In the 2017 general election, Jeremy Corbyn pulled off an historic upset, attracting the biggest increase in the Labour vote since 1945. It was another reversal of expectations for the mainstream media and his ‘soft-left’ detractors. Demolishing the Blairite opposition in 2015, Corbyn had already seen off an attempted coup. Now, he had shattered the government’s authority, and even Corbyn’s most vitriolic critics have been forced into stunned mea culpas.
For the first time in decades, socialism is back on the agenda—and for the first time in Labour’s history, it defines the leadership.
Richard Seymour tells the story of how Corbyn’s rise was made possible by the long decline of Labour and by a deep crisis in British democracy. He shows how Corbyn began the task of rebuilding Labour as a grassroots party, with a coalition of trade unionists, young and precarious workers, students and ‘Old Labour’ pugilists, who then became the biggest campaigning army in British politics. Utilizing social media, activists turned the media’s Project Fear on its head and broke the ideological monopoly of the tabloids. After the election, with all the artillery still ranged against Corbyn, and with all the weaknesses of the Left’s revival, Seymour asks what Corbyn can do with his newfound success.
“Richard Seymour has a brilliant mind and a compelling style. Everything he writes is worth reading.”
“One of our most astute political analysts turns his attention to Corbyn, and the result is predictably essential: not just to make sense of how we got to this unlikely situation, but for his thoughts on what the left might do next”
“Seymour is an essential voice on the left, and this book is a necessary intervention, explaining this daunting political moment and bringing the focus back to strategy. Not so much a call to arms as a call to brains.”
“No one writes about politics the way Richard Seymour does. He takes a very British story of the rise of Jeremy Corbyn, with all its peculiarities and details, and turns it into a revelation of the international crisis of parliamentary democracy. Whether you love Corbyn—or Sanders or Podemos or Syriza—or loathe him (and them), you'll find here the most sophisticated diagnosis of why men and women across the globe are turning to the left and why their aspirations are so continuously being frustrated. Seymour is a magnificent explainer: pointed without being pedantic, funny with out being flip, and always insisting that we take in the whole.”
“The Anglophone left has been cheered by the surprising rise of Bernie Sanders in the U.S. and Jeremy Corbyn in Britain. Richard Seymour’s elegantly written book is a reminder of all the obstacles facing Corbyn. Even if you’re not as pessimistic as Seymour about his prospects, you really need to pay attention to this critique. It will make you a better fighter of the necessary class war.”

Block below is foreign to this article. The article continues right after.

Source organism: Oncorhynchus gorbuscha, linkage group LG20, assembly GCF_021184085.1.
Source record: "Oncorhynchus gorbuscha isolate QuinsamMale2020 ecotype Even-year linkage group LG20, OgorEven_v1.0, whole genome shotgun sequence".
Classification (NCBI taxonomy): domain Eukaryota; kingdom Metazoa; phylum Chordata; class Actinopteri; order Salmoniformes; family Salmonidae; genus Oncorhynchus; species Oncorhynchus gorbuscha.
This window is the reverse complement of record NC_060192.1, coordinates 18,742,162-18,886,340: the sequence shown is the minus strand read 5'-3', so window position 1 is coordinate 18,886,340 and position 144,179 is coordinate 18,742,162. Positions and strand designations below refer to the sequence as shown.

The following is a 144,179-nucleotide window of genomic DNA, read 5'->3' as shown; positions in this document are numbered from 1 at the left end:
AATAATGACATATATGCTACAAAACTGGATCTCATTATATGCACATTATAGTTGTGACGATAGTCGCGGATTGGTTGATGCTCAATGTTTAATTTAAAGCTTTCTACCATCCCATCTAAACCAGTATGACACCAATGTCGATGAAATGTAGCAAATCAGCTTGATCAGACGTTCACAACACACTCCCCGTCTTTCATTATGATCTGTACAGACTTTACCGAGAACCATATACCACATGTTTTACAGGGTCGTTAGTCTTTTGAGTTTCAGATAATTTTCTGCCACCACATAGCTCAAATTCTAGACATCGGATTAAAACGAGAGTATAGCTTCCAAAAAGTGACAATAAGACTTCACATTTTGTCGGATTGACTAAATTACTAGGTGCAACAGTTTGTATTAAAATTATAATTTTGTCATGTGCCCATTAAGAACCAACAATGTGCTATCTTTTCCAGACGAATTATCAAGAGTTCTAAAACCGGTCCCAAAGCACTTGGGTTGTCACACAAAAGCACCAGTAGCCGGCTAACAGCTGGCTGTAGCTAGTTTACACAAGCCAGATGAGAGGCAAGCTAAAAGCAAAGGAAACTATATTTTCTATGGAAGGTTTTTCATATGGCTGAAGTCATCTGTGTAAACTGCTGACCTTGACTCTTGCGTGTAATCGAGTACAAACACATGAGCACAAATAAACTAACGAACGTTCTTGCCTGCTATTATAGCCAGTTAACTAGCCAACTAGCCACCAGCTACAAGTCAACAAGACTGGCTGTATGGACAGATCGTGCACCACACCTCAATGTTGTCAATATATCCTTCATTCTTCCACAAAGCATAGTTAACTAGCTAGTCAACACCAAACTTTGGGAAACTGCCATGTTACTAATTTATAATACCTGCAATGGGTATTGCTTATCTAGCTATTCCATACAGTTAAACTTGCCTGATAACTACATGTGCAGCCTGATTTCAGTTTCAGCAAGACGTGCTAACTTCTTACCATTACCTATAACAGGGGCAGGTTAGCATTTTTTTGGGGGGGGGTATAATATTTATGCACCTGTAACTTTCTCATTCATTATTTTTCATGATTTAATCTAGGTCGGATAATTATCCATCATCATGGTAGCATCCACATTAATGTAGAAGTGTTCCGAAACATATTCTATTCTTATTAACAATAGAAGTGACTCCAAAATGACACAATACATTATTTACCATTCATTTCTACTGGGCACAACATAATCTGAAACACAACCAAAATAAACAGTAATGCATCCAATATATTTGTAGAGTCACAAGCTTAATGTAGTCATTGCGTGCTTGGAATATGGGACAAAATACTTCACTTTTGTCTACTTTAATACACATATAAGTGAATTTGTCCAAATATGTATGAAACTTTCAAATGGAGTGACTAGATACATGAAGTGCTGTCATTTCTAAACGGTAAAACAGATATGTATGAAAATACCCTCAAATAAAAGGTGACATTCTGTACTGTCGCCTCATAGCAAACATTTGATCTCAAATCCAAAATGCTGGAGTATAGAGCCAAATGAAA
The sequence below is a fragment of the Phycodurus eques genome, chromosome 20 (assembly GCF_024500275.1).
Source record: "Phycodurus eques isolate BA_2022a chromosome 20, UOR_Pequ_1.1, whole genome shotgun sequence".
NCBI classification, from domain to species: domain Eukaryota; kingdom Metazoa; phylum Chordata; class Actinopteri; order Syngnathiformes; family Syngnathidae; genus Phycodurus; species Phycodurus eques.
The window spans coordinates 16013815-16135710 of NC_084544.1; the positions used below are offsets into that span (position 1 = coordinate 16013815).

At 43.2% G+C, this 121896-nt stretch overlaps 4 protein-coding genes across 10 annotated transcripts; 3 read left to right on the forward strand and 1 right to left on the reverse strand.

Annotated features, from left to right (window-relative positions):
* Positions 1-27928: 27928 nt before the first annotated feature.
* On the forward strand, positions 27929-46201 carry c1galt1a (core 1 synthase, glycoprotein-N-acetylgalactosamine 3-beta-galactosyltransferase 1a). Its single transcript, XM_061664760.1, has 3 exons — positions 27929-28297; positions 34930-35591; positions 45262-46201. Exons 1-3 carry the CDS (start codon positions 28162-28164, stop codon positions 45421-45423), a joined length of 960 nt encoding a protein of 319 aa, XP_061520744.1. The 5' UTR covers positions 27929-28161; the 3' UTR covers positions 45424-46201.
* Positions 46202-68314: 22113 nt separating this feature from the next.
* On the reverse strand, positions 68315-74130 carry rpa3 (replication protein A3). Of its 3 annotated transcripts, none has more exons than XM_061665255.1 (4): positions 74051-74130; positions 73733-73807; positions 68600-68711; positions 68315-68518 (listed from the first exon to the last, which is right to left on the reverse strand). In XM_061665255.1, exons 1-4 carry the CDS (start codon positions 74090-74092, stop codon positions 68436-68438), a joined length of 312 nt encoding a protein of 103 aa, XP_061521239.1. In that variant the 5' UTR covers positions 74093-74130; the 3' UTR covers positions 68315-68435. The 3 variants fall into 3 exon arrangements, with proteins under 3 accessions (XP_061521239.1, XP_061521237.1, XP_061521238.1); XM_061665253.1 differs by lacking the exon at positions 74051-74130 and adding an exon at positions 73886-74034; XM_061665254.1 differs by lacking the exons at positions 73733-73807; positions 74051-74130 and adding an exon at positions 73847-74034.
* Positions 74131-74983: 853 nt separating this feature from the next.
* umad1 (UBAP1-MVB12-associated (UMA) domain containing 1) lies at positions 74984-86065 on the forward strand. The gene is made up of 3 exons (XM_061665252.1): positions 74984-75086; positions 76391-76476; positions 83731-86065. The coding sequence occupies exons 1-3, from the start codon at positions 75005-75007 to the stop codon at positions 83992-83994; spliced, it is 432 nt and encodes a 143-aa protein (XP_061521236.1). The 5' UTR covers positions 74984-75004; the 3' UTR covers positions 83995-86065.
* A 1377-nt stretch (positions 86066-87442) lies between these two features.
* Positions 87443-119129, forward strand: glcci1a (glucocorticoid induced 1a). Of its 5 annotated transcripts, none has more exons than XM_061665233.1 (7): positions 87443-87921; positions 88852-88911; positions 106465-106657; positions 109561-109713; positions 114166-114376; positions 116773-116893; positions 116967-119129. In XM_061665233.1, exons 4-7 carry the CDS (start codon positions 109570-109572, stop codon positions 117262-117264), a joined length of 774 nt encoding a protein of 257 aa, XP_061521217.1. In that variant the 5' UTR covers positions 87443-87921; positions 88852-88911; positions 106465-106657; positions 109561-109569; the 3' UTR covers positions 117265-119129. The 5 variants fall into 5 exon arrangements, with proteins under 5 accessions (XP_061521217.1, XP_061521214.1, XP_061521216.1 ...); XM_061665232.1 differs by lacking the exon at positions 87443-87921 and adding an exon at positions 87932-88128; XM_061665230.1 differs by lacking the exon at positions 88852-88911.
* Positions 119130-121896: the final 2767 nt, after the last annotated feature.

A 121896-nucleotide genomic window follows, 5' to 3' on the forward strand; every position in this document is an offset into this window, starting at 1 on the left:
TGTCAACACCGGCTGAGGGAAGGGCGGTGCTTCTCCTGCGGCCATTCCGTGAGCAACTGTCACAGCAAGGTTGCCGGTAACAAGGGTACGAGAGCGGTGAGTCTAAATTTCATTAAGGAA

“Long after the Labour left was thought to be dead, Jeremy Corbyn’s emergence has inspired millions. There is no one better positioned than Richard Seymour to take a look at his emergence and whether Corbyn can actually turn Labour into a force for radical change.”
“Corbyn: The Strange Rebirth of Radical Politics is the fullest and fairest account of Jeremy Corbyn’s rise released to date. In avoiding much of the rhetoric espoused in similar accounts focusing on Corbyn’s early career this book provides a frank account of how the unlikely leader took charge of the Labour party. It is a very readable account too. Richard Seymour writes plainly but effectively and his writing is both accessible and incredibly informative.”
“Richard Seymour’s Corbyn: The Strange Rebirth of Radical Politics not only shows how, amid Labour Party decline, Jeremy Corbyn and his supporters challenged the neoliberal consensus, but also considers the possibility of success and what form that might take.”
“Laser-sharp analysis of British ‘Labourism’ and its contradictions … This book is terrifically astute.”
“Corbyn: The Strange Rebirth of Radical Politics is the first serious analysis of Jeremy Corbyn's unexpected ascent.”
“A must-read for militants inside and outside the Labour Party.”
“Corbyn is not about Corbyn in much the same way that Richard Seymour’s earlier and much shorter book, The Meaning of David Cameron, wasn’t really about its eponymous anti-hero. Rather it is an analysis—and an astute one—of the socio-political conditions which have given rise to Corbynism, its future prospects and the substantial obstacles it will inevitably face.”
“The best, and the definitive, account of what Corbyn’s victory the first time round meant. One year on the essential summer 2016 read.”
“A brilliant and incisive analysis by a long-term watcher of the party.”
“It is a point of contention whether the politics represented by Jeremy Corbyn offers a pathway out of the crisis or we are instead witnessing the last hurrah of Britain’s harried and diminished workers’ movement. That is one of the questions Richard Seymour tries to answer in his excellent new book … Seymour’s analysis remains indispensable”
“The finest study of Corbyn yet written.”
“A witty and acute political and historical analysis from a position to the left of Corbyn...Seymour is utterly unsentimental in his analysis.”